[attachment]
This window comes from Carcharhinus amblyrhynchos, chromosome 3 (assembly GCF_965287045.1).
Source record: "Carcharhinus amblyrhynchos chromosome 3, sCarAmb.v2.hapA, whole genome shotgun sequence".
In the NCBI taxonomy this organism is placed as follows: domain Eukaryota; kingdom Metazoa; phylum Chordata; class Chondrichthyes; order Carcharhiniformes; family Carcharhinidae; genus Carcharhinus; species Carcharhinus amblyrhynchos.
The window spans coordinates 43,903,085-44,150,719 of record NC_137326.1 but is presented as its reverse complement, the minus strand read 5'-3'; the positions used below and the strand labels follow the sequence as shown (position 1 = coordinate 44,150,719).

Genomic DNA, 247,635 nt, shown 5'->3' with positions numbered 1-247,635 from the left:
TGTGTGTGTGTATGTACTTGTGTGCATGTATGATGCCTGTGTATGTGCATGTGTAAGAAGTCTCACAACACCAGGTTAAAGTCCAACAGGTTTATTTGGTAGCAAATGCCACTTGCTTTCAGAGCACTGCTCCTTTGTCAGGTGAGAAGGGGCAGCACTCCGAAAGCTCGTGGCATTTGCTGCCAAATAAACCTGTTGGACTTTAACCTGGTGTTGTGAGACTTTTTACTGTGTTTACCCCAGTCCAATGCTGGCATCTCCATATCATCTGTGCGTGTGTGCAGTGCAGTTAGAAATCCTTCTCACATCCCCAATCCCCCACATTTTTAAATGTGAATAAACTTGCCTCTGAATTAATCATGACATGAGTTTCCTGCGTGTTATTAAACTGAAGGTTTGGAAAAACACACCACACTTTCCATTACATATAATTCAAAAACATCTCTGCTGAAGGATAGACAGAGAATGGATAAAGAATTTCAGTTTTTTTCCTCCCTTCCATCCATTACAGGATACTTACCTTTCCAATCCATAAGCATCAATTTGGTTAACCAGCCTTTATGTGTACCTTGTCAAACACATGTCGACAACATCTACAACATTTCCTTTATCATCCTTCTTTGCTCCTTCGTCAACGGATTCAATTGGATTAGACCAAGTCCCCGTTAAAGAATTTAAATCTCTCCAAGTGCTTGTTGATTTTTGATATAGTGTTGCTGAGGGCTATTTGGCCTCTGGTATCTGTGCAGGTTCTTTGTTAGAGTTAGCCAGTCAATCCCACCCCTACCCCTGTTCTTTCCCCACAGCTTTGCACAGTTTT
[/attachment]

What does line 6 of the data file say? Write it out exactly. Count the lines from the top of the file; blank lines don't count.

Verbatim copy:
TGTGTGTGTGTATGTACTTGTGTGCATGTATGATGCCTGTGTATGTGCATGTGTAAGAAGTCTCACAACACCAGGTTAAAGTCCAACAGGTTTATTTGGTAGCAAATGCCACTTGCTTTCAGAGCACTGCTCCTTTGTCAGGTGAGAAGGGGCAGCACTCCGAAAGCTCGTGGCATTTGCTGCCAAATAAACCTGTTGGACTTTAACCTGGTGTTGTGAGACTTTTTACTGTGTTTACCCCAGTCCAATGCTGGCATCTCCATATCATCTGTGCGTGTGTGCAGTGCAGTTAGAAATCCTTCTCACATCCCCAATCCCCCACATTTTTAAATGTGAATAAACTTGCCTCTGAATTAATCATGACATGAGTTTCCTGCGTGTTATTAAACTGAAGGTTTGGAAAAACACACCACACTTTCCATTACATATAATTCAAAAACATCTCTGCTGAAGGATAGACAGAGAATGGATAAAGAATTTCAGTTTTTTTCCTCCCTTCCATCCATTACAGGATACTTACCTTTCCAATCCATAAGCATCAATTTGGTTAACCAGCCTTTATGTGTACCTTGTCAAACACATGTCGACAACATCTACAACATTTCCTTTATCATCCTTCTTTGCTCCTTCGTCAACGGATTCAATTGGATTAGACCAAGTCCCCGTTAAAGAATTTAAATCTCTCCAAGTGCTTGTTGATTTTTGATATAGTGTTGCTGAGGGCTATTTGGCCTCTGGTATCTGTGCAGGTTCTTTGTTAGAGTTAGCCAGTCAATCCCACCCCTACCCCTGTTCTTTCCCCACAGCTTTGCACAGTTTT